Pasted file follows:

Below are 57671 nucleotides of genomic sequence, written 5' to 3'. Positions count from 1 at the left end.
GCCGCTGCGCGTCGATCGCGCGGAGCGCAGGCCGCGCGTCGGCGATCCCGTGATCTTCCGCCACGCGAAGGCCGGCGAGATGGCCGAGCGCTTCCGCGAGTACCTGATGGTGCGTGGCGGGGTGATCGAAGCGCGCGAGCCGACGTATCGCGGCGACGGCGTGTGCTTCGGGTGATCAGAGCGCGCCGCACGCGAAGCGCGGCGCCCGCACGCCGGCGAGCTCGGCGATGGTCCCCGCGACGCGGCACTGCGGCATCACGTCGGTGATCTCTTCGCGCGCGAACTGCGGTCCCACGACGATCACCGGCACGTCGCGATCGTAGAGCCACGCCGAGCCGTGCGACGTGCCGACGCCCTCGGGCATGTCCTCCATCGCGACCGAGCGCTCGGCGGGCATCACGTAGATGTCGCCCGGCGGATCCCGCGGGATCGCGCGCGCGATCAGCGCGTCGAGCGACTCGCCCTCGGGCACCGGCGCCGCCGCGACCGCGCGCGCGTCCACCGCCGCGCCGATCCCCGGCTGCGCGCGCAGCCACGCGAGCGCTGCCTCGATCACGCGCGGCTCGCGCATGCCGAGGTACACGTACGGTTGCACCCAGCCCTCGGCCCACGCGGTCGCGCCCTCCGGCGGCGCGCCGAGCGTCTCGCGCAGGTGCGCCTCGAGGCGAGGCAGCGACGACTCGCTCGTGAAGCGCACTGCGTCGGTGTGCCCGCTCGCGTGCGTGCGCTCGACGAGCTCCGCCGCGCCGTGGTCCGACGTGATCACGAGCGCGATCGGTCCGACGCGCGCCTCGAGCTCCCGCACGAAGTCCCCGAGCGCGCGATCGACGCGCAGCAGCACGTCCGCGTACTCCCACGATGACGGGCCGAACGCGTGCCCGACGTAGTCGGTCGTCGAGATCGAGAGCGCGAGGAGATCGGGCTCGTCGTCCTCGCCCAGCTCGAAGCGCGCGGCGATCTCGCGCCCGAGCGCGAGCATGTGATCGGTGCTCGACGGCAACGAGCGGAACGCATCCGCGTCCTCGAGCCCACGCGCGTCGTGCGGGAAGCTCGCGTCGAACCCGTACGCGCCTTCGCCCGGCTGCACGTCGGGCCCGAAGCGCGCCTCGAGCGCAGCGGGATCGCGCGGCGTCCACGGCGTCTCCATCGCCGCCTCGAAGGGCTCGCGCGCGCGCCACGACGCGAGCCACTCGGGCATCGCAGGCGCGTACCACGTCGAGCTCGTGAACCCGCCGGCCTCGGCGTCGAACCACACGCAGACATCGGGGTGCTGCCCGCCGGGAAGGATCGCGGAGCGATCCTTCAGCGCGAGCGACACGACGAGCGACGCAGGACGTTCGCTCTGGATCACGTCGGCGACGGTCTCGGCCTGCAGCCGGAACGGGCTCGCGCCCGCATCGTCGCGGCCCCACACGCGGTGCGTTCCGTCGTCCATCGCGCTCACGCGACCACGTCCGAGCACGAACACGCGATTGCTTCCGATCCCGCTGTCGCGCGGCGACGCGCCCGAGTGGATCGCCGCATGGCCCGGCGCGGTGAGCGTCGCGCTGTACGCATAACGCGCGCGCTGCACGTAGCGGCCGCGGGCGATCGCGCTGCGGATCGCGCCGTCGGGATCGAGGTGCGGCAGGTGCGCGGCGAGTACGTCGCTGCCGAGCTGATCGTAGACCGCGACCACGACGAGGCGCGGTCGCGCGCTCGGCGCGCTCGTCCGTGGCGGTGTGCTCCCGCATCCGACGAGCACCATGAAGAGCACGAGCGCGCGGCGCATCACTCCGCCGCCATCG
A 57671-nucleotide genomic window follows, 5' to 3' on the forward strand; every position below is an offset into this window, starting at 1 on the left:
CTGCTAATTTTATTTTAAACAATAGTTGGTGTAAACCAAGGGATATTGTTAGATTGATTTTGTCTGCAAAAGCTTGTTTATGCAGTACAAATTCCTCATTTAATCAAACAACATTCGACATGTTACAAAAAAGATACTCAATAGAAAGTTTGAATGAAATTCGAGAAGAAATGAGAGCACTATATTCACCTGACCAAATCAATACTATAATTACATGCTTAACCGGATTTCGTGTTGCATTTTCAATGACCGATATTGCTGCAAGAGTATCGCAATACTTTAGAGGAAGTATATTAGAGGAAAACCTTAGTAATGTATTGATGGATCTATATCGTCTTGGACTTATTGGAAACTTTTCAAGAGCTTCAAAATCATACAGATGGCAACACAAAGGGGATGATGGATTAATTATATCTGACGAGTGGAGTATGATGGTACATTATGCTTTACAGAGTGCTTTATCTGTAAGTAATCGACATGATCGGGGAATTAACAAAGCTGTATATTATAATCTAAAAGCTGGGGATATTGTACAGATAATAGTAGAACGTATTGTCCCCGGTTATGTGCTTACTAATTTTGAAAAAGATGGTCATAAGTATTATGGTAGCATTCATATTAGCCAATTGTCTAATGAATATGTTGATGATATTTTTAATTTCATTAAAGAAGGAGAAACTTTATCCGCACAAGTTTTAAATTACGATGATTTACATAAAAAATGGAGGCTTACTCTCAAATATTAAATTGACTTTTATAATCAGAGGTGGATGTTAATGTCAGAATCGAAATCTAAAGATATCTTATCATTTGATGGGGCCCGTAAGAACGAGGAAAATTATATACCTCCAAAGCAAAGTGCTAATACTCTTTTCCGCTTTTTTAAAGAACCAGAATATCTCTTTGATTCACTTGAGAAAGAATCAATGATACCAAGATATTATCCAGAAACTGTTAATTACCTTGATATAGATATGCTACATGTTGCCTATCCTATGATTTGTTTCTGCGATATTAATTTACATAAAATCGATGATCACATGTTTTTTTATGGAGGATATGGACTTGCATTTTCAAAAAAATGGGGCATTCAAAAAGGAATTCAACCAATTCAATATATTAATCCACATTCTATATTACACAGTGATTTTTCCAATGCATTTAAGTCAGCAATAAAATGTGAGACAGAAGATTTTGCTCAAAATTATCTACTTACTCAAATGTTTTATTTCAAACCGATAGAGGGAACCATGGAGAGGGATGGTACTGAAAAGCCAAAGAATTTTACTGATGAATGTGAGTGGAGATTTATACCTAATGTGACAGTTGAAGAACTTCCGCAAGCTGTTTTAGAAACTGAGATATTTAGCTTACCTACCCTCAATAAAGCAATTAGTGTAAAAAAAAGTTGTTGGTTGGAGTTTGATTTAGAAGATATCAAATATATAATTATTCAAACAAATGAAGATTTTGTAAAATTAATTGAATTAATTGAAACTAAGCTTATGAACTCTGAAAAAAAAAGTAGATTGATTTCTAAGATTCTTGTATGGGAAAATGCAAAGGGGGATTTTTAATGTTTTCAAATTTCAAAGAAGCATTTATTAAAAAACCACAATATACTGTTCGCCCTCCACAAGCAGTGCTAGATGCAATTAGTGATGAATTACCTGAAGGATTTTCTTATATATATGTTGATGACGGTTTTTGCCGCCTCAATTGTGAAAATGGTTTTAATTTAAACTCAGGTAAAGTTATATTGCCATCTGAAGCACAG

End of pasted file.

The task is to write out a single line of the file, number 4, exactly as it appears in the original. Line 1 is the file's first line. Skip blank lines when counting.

CTGCTAATTTTATTTTAAACAATAGTTGGTGTAAACCAAGGGATATTGTTAGATTGATTTTGTCTGCAAAAGCTTGTTTATGCAGTACAAATTCCTCATTTAATCAAACAACATTCGACATGTTACAAAAAAGATACTCAATAGAAAGTTTGAATGAAATTCGAGAAGAAATGAGAGCACTATATTCACCTGACCAAATCAATACTATAATTACATGCTTAACCGGATTTCGTGTTGCATTTTCAATGACCGATATTGCTGCAAGAGTATCGCAATACTTTAGAGGAAGTATATTAGAGGAAAACCTTAGTAATGTATTGATGGATCTATATCGTCTTGGACTTATTGGAAACTTTTCAAGAGCTTCAAAATCATACAGATGGCAACACAAAGGGGATGATGGATTAATTATATCTGACGAGTGGAGTATGATGGTACATTATGCTTTACAGAGTGCTTTATCTGTAAGTAATCGACATGATCGGGGAATTAACAAAGCTGTATATTATAATCTAAAAGCTGGGGATATTGTACAGATAATAGTAGAACGTATTGTCCCCGGTTATGTGCTTACTAATTTTGAAAAAGATGGTCATAAGTATTATGGTAGCATTCATATTAGCCAATTGTCTAATGAATATGTTGATGATATTTTTAATTTCATTAAAGAAGGAGAAACTTTATCCGCACAAGTTTTAAATTACGATGATTTACATAAAAAATGGAGGCTTACTCTCAAATATTAAATTGACTTTTATAATCAGAGGTGGATGTTAATGTCAGAATCGAAATCTAAAGATATCTTATCATTTGATGGGGCCCGTAAGAACGAGGAAAATTATATACCTCCAAAGCAAAGTGCTAATACTCTTTTCCGCTTTTTTAAAGAACCAGAATATCTCTTTGATTCACTTGAGAAAGAATCAATGATACCAAGATATTATCCAGAAACTGTTAATTACCTTGATATAGATATGCTACATGTTGCCTATCCTATGATTTGTTTCTGCGATATTAATTTACATAAAATCGATGATCACATGTTTTTTTATGGAGGATATGGACTTGCATTTTCAAAAAAATGGGGCATTCAAAAAGGAATTCAACCAATTCAATATATTAATCCACATTCTATATTACACAGTGATTTTTCCAATGCATTTAAGTCAGCAATAAAATGTGAGACAGAAGATTTTGCTCAAAATTATCTACTTACTCAAATGTTTTATTTCAAACCGATAGAGGGAACCATGGAGAGGGATGGTACTGAAAAGCCAAAGAATTTTACTGATGAATGTGAGTGGAGATTTATACCTAATGTGACAGTTGAAGAACTTCCGCAAGCTGTTTTAGAAACTGAGATATTTAGCTTACCTACCCTCAATAAAGCAATTAGTGTAAAAAAAAGTTGTTGGTTGGAGTTTGATTTAGAAGATATCAAATATATAATTATTCAAACAAATGAAGATTTTGTAAAATTAATTGAATTAATTGAAACTAAGCTTATGAACTCTGAAAAAAAAAGTAGATTGATTTCTAAGATTCTTGTATGGGAAAATGCAAAGGGGGATTTTTAATGTTTTCAAATTTCAAAGAAGCATTTATTAAAAAACCACAATATACTGTTCGCCCTCCACAAGCAGTGCTAGATGCAATTAGTGATGAATTACCTGAAGGATTTTCTTATATATATGTTGATGACGGTTTTTGCCGCCTCAATTGTGAAAATGGTTTTAATTTAAACTCAGGTAAAGTTATATTGCCATCTGAAGCACAG